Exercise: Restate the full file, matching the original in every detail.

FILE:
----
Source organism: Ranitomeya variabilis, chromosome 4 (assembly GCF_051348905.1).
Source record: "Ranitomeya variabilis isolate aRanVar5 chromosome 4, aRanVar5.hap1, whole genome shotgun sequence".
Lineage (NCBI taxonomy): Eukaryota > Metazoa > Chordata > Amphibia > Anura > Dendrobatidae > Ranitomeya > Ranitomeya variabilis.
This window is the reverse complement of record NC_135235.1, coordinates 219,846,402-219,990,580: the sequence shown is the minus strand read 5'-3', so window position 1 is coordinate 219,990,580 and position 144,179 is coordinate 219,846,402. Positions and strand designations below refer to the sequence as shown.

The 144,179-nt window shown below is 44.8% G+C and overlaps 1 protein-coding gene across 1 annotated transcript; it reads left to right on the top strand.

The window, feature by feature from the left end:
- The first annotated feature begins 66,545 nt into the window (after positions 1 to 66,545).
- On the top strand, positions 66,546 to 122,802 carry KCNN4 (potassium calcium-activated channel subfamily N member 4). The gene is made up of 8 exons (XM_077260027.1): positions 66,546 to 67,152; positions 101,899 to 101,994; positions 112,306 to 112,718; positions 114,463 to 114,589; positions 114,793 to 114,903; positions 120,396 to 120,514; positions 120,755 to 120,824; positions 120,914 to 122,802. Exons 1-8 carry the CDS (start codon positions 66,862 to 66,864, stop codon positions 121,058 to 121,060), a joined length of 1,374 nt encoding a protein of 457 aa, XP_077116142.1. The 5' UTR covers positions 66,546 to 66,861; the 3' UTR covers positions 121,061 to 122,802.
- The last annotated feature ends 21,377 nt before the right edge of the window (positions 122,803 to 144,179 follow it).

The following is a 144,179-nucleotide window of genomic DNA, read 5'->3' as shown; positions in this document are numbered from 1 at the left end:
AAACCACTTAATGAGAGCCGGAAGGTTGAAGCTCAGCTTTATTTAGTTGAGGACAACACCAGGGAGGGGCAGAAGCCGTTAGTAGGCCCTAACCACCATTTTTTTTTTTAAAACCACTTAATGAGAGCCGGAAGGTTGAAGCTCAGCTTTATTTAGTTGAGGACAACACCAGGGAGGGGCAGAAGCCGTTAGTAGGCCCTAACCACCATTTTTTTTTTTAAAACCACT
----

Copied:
Source organism: Ranitomeya variabilis, chromosome 4 (assembly GCF_051348905.1).
Source record: "Ranitomeya variabilis isolate aRanVar5 chromosome 4, aRanVar5.hap1, whole genome shotgun sequence".
Lineage (NCBI taxonomy): Eukaryota > Metazoa > Chordata > Amphibia > Anura > Dendrobatidae > Ranitomeya > Ranitomeya variabilis.
This window is the reverse complement of record NC_135235.1, coordinates 219,846,402-219,990,580: the sequence shown is the minus strand read 5'-3', so window position 1 is coordinate 219,990,580 and position 144,179 is coordinate 219,846,402. Positions and strand designations below refer to the sequence as shown.

The 144,179-nt window shown below is 44.8% G+C and overlaps 1 protein-coding gene across 1 annotated transcript; it reads left to right on the top strand.

The window, feature by feature from the left end:
- The first annotated feature begins 66,545 nt into the window (after positions 1 to 66,545).
- On the top strand, positions 66,546 to 122,802 carry KCNN4 (potassium calcium-activated channel subfamily N member 4). The gene is made up of 8 exons (XM_077260027.1): positions 66,546 to 67,152; positions 101,899 to 101,994; positions 112,306 to 112,718; positions 114,463 to 114,589; positions 114,793 to 114,903; positions 120,396 to 120,514; positions 120,755 to 120,824; positions 120,914 to 122,802. Exons 1-8 carry the CDS (start codon positions 66,862 to 66,864, stop codon positions 121,058 to 121,060), a joined length of 1,374 nt encoding a protein of 457 aa, XP_077116142.1. The 5' UTR covers positions 66,546 to 66,861; the 3' UTR covers positions 121,061 to 122,802.
- The last annotated feature ends 21,377 nt before the right edge of the window (positions 122,803 to 144,179 follow it).

The following is a 144,179-nucleotide window of genomic DNA, read 5'->3' as shown; positions in this document are numbered from 1 at the left end:
AAACCACTTAATGAGAGCCGGAAGGTTGAAGCTCAGCTTTATTTAGTTGAGGACAACACCAGGGAGGGGCAGAAGCCGTTAGTAGGCCCTAACCACCATTTTTTTTTTTAAAACCACTTAATGAGAGCCGGAAGGTTGAAGCTCAGCTTTATTTAGTTGAGGACAACACCAGGGAGGGGCAGAAGCCGTTAGTAGGCCCTAACCACCATTTTTTTTTTTAAAACCACT